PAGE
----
A Case Study On Warlordism In Africa History Essay
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Published: Mon, 5 Dec 2016
Warlordism has appeared in many states and cultures in history. Currently there are two countries, in which warlords play an important role – these are Afghanistan and Somalia. In my paper I will try to describe this form of ruling in a case of Somalia – what have warlords brought to common people, how have they affected their lives and possibly how may their future look like.
Warlordism is known as the prevailing form of political organization in the south-central regions after the fall of Siad Barre’s regime in the early 1990s. Warlords, the leaders of Somali newly emerged political factions, begun to play an important role mainly after the fall of Siad Barre’s regime in 1991. These powerful men, who base their support mainly on clan identification, changed the country of Somalia a lot when they were pursuing their own ambitions. The main goal of my work is therefore finding the answers to these questions – what caused warlordism to rise in Somalia, what happened during their rule in the 1990s and what impacts have had warlordism on this country.
For better lucidity, I divided my seminar work into four major chapters.
The first chapter is rather theoretical – it explains the meaning and origin of the word â€žwarlord” and it tries to offer some exact definition of â€žwarlordism”.
The following part of my paper seeks an explanation of why has warlordism become such a significant phenomen of Somalia, where lie its roots and it also reminds of the role of Siad Barre in Somali history. It describes the rise of warlords and also their gradual fall during the second half of the 1990s. For better understanding, I added two subchapters – the first is about clans in Somalia and the second one takes a closer look on how the situation looks like in different Somali regions.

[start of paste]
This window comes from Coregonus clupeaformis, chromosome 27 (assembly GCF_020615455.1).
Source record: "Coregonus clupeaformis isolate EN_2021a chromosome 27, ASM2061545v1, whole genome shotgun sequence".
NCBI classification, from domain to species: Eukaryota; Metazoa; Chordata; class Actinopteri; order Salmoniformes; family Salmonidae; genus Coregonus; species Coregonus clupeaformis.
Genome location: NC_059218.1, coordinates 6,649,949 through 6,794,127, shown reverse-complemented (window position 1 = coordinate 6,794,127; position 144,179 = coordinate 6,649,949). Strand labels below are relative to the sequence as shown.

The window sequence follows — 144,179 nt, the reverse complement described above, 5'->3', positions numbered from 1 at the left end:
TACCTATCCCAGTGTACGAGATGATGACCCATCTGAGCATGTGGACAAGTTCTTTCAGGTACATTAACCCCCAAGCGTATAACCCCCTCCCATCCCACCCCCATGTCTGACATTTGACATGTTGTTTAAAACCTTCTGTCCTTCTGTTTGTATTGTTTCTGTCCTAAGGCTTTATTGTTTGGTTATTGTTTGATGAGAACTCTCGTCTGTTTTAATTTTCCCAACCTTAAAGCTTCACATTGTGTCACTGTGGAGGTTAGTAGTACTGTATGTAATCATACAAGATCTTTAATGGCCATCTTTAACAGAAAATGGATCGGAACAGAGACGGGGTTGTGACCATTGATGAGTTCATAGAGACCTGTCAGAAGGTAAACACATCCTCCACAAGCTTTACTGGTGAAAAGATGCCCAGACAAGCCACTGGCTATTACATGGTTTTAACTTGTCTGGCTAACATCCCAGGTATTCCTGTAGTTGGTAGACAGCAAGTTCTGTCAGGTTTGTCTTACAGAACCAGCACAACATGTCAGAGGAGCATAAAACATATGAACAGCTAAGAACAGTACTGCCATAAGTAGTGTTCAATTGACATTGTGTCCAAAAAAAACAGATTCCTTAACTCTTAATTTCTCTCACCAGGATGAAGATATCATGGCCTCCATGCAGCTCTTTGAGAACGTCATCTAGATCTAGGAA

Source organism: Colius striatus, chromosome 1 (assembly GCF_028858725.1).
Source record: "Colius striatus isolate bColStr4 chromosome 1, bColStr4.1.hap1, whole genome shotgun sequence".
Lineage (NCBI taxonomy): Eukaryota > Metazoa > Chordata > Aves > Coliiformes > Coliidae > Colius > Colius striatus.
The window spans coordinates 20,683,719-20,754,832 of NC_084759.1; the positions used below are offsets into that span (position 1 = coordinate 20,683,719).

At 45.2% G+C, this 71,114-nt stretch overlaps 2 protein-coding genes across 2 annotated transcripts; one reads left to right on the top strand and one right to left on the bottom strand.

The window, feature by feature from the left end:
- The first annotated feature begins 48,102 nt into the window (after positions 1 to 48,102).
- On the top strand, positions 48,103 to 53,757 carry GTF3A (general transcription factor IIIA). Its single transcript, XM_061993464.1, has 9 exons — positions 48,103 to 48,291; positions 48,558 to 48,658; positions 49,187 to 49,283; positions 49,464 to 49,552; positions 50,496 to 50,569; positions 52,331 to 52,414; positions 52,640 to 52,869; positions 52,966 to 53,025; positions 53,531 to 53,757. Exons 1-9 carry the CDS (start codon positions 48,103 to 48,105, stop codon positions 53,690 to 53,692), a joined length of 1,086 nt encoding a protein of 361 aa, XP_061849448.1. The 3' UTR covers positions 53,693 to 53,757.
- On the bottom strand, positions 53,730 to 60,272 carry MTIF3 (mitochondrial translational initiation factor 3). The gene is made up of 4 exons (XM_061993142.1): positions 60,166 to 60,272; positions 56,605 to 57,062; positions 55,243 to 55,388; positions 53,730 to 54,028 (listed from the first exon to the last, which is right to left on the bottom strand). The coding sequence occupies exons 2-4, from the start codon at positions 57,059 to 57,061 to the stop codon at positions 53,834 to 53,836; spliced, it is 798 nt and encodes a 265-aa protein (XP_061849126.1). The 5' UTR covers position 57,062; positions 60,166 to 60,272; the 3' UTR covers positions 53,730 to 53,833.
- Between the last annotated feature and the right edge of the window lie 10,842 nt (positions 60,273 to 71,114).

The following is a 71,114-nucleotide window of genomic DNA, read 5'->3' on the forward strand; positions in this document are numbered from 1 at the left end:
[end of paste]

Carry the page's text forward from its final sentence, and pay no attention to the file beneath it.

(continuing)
The third chapter examines the impacts of warlordism on common life of Somalis, what was their contribution to Somalis after the year 1991. Again, two subchapter were added. The first subchapter explains, where warlords gain there resources for maintaing warfare and keeping their rule; it also offers somewhat interesting conclusions of researchers from the World Bank about Somali economy and Somalis themselves. The second subchapter tells about rather sad remains of Barre’s regime – about militarization of society.
The last chapter takes a brief look on the way how have warlordism and civil war changed the role of a women in Somali society. It shows that in spite of their inferior situation, they still carry on some important function in common life of Somalis.
1 A definition of warlordism
Warlord is a person who controls a specific area of his country with military forces that are loyal to him and not to a central government. He uses his power beyond his legitimacy, often thinking that war is the only way of ruling. By doing this, he differs from a feudal, who has also military power, however he still stays loayl to a central governmant (or leader).
This word (warlord) comes from the German word â€žKriegsherr”, that has similar meaning. Even Germans use nowadays the English term instead of their own. 
Warlordism is therefore a form of ruling by warlords and can be described above all in so called failed states. Generally, in these states there is either no central government or authority, or this government has lost its control over the country. According to Anderson, most of the failed states share these three characteristic features: â€žFirstly, the central government has effectively lost control and authority over the territory. Secondly, internal violent conflict is – or has recently been – rampant. Thirdly, the level of human suffering is appalling. Extreme poverty and hunger are widespread and growing. Atrocities are being committed. Human rights grossly violated and otherwise curable diseases turn into epidemics.”  .